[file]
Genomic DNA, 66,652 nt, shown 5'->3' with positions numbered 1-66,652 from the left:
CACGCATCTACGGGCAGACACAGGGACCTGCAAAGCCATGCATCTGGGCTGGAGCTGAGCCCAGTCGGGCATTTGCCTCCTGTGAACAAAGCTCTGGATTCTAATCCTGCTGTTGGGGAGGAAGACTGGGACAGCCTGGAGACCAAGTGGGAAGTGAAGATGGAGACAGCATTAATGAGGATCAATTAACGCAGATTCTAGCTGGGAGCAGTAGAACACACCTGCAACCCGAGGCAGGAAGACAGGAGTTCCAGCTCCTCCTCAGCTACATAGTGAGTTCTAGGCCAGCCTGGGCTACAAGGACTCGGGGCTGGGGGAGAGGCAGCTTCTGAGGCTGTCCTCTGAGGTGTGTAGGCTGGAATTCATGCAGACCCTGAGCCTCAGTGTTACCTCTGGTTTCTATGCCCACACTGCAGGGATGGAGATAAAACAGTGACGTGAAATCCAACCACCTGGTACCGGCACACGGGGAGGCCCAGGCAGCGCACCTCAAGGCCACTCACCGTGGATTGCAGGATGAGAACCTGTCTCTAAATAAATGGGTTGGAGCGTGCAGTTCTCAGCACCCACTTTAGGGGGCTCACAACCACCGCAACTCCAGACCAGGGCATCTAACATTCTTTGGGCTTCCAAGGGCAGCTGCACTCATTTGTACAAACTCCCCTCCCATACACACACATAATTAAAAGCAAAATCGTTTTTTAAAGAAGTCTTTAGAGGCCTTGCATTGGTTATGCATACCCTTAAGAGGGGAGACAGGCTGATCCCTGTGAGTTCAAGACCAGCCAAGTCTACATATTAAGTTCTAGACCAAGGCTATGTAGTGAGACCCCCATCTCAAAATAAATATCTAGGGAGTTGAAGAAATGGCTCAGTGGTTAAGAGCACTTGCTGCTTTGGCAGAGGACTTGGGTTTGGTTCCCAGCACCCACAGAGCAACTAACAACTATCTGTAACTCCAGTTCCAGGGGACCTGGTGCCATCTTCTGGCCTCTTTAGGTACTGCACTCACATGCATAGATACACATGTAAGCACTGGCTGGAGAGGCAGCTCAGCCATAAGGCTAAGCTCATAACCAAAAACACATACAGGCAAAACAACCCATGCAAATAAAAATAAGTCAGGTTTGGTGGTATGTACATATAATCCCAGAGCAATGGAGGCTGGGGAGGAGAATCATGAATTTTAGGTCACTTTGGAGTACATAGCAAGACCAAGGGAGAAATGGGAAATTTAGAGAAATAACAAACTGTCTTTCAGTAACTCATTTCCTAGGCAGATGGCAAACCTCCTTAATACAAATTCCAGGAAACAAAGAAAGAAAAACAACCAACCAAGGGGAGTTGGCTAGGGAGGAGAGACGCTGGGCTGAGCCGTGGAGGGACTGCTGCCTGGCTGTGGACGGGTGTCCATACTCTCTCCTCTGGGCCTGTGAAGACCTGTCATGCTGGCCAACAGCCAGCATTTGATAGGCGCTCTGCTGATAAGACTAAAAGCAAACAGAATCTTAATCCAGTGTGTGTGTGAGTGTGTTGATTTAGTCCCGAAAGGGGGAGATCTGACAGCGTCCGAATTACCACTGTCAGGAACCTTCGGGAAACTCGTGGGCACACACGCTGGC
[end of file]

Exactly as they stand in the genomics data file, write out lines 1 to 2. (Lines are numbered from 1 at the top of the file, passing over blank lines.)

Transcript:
Genomic DNA, 66,652 nt, shown 5'->3' with positions numbered 1-66,652 from the left:
CACGCATCTACGGGCAGACACAGGGACCTGCAAAGCCATGCATCTGGGCTGGAGCTGAGCCCAGTCGGGCATTTGCCTCCTGTGAACAAAGCTCTGGATTCTAATCCTGCTGTTGGGGAGGAAGACTGGGACAGCCTGGAGACCAAGTGGGAAGTGAAGATGGAGACAGCATTAATGAGGATCAATTAACGCAGATTCTAGCTGGGAGCAGTAGAACACACCTGCAACCCGAGGCAGGAAGACAGGAGTTCCAGCTCCTCCTCAGCTACATAGTGAGTTCTAGGCCAGCCTGGGCTACAAGGACTCGGGGCTGGGGGAGAGGCAGCTTCTGAGGCTGTCCTCTGAGGTGTGTAGGCTGGAATTCATGCAGACCCTGAGCCTCAGTGTTACCTCTGGTTTCTATGCCCACACTGCAGGGATGGAGATAAAACAGTGACGTGAAATCCAACCACCTGGTACCGGCACACGGGGAGGCCCAGGCAGCGCACCTCAAGGCCACTCACCGTGGATTGCAGGATGAGAACCTGTCTCTAAATAAATGGGTTGGAGCGTGCAGTTCTCAGCACCCACTTTAGGGGGCTCACAACCACCGCAACTCCAGACCAGGGCATCTAACATTCTTTGGGCTTCCAAGGGCAGCTGCACTCATTTGTACAAACTCCCCTCCCATACACACACATAATTAAAAGCAAAATCGTTTTTTAAAGAAGTCTTTAGAGGCCTTGCATTGGTTATGCATACCCTTAAGAGGGGAGACAGGCTGATCCCTGTGAGTTCAAGACCAGCCAAGTCTACATATTAAGTTCTAGACCAAGGCTATGTAGTGAGACCCCCATCTCAAAATAAATATCTAGGGAGTTGAAGAAATGGCTCAGTGGTTAAGAGCACTTGCTGCTTTGGCAGAGGACTTGGGTTTGGTTCCCAGCACCCACAGAGCAACTAACAACTATCTGTAACTCCAGTTCCAGGGGACCTGGTGCCATCTTCTGGCCTCTTTAGGTACTGCACTCACATGCATAGATACACATGTAAGCACTGGCTGGAGAGGCAGCTCAGCCATAAGGCTAAGCTCATAACCAAAAACACATACAGGCAAAACAACCCATGCAAATAAAAATAAGTCAGGTTTGGTGGTATGTACATATAATCCCAGAGCAATGGAGGCTGGGGAGGAGAATCATGAATTTTAGGTCACTTTGGAGTACATAGCAAGACCAAGGGAGAAATGGGAAATTTAGAGAAATAACAAACTGTCTTTCAGTAACTCATTTCCTAGGCAGATGGCAAACCTCCTTAATACAAATTCCAGGAAACAAAGAAAGAAAAACAACCAACCAAGGGGAGTTGGCTAGGGAGGAGAGACGCTGGGCTGAGCCGTGGAGGGACTGCTGCCTGGCTGTGGACGGGTGTCCATACTCTCTCCTCTGGGCCTGTGAAGACCTGTCATGCTGGCCAACAGCCAGCATTTGATAGGCGCTCTGCTGATAAGACTAAAAGCAAACAGAATCTTAATCCAGTGTGTGTGTGAGTGTGTTGATTTAGTCCCGAAAGGGGGAGATCTGACAGCGTCCGAATTACCACTGTCAGGAACCTTCGGGAAACTCGTGGGCACACACGCTGGC